Why did they bother?

I’m pretty certain that all of us have already come to our own conclusions about Michael Joyce’s Afternoon, a story, so I don’t want to get in a debate about that topic. Besides, I would probably agree with many of you. In any case, I’m more interested in why authors chose to write hypertext fiction. What was the historical context that led to this brief but energetic movement?

The genre came along at a time when personal computing was becoming much more ubiquitous. This is obviously no coincidence. So was it merely the case that Joyce and other hypertext authors wanted to experiment with a new medium? I think this is one part of the explanation, but it appears that the authors had grander ambitions. If it were merely about the medium, Joyce and his contemporaries could have focused on electronically publishing traditional narratives. Indeed, most of the authors after them who had any interest in technology took this path.

The hypertext authors and their supporters trumpeted promises that they would liberate readers from the tyranny of traditional fiction. One of the most prolific hypertext cheerleaders was Robert Coover, who in 1992 published an essay in the New York Times Review of Books titled “The End of Books.” It’s a title that wouldn’t seem out of place in the most recent edition of that publication, but for all together different reasons. Among the gems in Coover’s article is his assertion that hypertext “free[s] the reader from domination by the author.” He also claims that hypertext allows the reader to achieve “true freedom from the tyranny of the line.” He even compares the rise of hypertext and its ideals to the triumph of Einstein over Newton.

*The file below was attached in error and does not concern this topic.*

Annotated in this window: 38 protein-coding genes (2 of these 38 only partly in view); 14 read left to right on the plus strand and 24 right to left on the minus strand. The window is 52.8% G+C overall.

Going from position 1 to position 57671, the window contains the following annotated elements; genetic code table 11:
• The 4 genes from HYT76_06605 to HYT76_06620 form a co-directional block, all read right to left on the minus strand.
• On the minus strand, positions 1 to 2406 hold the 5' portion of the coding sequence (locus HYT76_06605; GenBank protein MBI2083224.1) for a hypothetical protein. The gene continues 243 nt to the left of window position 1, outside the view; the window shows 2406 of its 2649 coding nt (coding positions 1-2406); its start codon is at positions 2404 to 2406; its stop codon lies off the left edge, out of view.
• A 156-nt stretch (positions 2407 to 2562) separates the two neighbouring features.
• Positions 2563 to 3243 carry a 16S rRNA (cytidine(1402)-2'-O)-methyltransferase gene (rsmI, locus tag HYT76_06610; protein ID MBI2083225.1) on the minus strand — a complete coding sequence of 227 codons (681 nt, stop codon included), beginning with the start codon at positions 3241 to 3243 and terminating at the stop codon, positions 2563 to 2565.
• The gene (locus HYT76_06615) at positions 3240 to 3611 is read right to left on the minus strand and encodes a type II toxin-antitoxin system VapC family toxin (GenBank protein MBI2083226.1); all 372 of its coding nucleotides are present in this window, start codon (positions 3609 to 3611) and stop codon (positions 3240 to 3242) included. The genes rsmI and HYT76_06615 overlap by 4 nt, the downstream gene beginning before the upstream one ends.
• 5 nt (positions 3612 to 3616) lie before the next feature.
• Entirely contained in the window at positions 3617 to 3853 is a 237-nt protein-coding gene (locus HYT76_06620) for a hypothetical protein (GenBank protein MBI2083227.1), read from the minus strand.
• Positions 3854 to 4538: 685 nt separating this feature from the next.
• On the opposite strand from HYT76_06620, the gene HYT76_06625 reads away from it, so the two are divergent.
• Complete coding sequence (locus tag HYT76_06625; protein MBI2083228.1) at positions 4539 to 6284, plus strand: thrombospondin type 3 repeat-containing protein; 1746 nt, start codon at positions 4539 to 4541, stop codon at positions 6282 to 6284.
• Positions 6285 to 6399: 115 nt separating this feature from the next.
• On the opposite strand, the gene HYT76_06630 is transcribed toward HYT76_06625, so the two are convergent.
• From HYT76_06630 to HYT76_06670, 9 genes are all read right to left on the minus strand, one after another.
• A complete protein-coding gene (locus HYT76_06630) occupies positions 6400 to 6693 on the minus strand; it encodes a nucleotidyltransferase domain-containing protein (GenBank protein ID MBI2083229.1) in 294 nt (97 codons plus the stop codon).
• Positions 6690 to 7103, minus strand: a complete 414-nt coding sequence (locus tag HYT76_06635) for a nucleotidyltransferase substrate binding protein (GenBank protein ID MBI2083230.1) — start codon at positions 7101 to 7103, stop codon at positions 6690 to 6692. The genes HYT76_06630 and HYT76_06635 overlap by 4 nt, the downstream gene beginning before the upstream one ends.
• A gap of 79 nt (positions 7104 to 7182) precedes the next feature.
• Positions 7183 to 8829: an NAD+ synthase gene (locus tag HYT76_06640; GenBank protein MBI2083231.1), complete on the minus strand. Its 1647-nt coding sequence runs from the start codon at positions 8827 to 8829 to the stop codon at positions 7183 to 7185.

Did Coover and other hypertextualists have a point? Are readers really longing to be liberated from the “patriarchal, colonial, canonical, proprietary, hierarchical and authoritarian values” that are supposedly inseparable from traditional linear fiction? The passage of time seems to have settled those questions with a resounding “no.”

One Comment on “Why did they bother?”

  1. Brian Croxall says:

    You’re right to be thinking about the specifics that led to the creation of such texts, Jordan. And speaking of media, I wonder if we could say that afternoon is an immediate or hypermediated experience…